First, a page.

the lord’s prayer or “our father” is often the first prayer that a christian– generally as a child– will memorize. i cannot remember a time when i did not know it. in catholic liturgy, we still use old english words (art=are; hallowed =holy; thy=your.) this version of the prayer is deeply ingrained in us. old habits are hard to break!
in a 2017 book by pope francis, he wrote about one key phrase– matthew 6: 13– from the english translation of the “our father”
growing up in argentina, the pope himself learned the phrase as “no nos dejes caer en tentation” which is literally, “do not allow us to fall in temptation.” being a good jesuit and relying on solid scholarship, pope francis is spot on with this commentary. we fall when tempted; we ask the Father to help us NOT fall in these situations.
another sense of matthew 6: 13 is more theological and less personal: the new american bible revised edition has the phrase: “do not subject us to the final test.” this footnote is given: “Jewish apocalyptic writings speak of a period of severe trial before the end of the age, sometimes called the ‘messianic woes.’ This petition asks that the disciples be spared that final test.”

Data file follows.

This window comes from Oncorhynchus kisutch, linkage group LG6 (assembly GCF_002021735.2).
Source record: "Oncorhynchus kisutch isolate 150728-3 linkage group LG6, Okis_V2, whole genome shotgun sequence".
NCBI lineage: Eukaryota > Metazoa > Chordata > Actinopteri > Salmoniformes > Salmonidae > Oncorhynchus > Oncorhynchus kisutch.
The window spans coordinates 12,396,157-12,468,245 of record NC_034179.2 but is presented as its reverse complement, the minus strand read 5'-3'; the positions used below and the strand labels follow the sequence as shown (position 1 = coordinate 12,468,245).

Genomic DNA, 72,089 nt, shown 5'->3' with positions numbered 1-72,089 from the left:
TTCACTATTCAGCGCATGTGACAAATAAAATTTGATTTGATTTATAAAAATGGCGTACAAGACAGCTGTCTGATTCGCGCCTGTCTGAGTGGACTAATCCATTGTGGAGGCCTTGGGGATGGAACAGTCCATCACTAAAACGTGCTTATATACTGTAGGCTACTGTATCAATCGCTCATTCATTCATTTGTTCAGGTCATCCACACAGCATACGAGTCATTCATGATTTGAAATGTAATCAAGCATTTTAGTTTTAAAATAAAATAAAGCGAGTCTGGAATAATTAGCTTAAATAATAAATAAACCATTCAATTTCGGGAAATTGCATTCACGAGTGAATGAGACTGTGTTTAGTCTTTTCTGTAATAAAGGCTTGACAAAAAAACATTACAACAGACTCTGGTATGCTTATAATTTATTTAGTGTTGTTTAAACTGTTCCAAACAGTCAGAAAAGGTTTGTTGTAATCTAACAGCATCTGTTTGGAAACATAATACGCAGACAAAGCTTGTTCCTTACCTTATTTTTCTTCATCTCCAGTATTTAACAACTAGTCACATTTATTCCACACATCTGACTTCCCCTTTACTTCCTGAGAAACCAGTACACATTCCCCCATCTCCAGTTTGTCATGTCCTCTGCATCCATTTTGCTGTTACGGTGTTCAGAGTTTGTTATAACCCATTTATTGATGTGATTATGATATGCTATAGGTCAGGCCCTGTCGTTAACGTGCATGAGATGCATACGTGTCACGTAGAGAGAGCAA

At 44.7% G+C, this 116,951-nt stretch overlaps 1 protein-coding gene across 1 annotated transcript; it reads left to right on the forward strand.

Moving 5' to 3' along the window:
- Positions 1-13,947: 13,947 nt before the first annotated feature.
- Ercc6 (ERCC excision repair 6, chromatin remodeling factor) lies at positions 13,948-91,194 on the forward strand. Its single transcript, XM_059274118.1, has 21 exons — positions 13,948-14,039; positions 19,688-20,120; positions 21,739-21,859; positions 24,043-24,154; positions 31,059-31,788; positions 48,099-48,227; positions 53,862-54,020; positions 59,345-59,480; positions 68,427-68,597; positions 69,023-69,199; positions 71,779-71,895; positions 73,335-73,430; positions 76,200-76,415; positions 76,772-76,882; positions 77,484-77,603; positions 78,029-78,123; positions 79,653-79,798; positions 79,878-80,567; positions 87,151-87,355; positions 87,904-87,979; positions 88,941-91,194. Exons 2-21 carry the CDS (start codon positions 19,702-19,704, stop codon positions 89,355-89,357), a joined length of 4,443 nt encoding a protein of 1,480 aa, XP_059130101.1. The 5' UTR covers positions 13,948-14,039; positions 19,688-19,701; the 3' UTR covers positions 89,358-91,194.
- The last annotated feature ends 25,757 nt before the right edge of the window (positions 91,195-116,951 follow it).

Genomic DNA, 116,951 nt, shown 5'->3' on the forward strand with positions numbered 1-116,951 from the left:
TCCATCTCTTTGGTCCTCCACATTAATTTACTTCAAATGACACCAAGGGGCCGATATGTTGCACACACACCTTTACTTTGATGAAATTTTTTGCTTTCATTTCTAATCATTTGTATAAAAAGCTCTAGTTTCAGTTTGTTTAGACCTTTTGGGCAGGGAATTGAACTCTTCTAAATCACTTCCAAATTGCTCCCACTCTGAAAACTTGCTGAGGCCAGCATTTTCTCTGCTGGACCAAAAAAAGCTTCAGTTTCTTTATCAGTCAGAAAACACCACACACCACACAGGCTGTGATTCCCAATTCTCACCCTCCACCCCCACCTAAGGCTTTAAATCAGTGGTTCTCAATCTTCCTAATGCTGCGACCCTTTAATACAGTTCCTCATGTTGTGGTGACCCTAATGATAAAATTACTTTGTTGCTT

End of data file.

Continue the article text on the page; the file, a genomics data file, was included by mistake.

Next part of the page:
it is up to each country’s bishop conference to make any liturgical changes for the people that they serve. so we will wait to see what happens.
as for me, since i have been presiding so many masses in spanish over the years, i have internally adopted the flow and sense of “do not allow us to fall in temptation.” indeed, God does not lead us into temptation.
what do you think? isn’t this change more consistent with a God of love that the Father help us when we are tempted?
here is matthew 6: 9-13
“This is how you are to pray:
Our Father in heaven,
hallowed be your name, your kingdom come,
your will be done,
on earth as in heaven. Give us today our daily bread;
and forgive us our debts, as we forgive our debtors;
and do not subject us to the final test,
but deliver us from the evil one.
You are right, Father Art. Old habits are hard to break so I am sure that God will not mind if i say the same old prayer. In my youth, we could tell that someone was a Protestant if they used “debts/debtors” instead of “trespassers” when saying the Lord’s Prayer.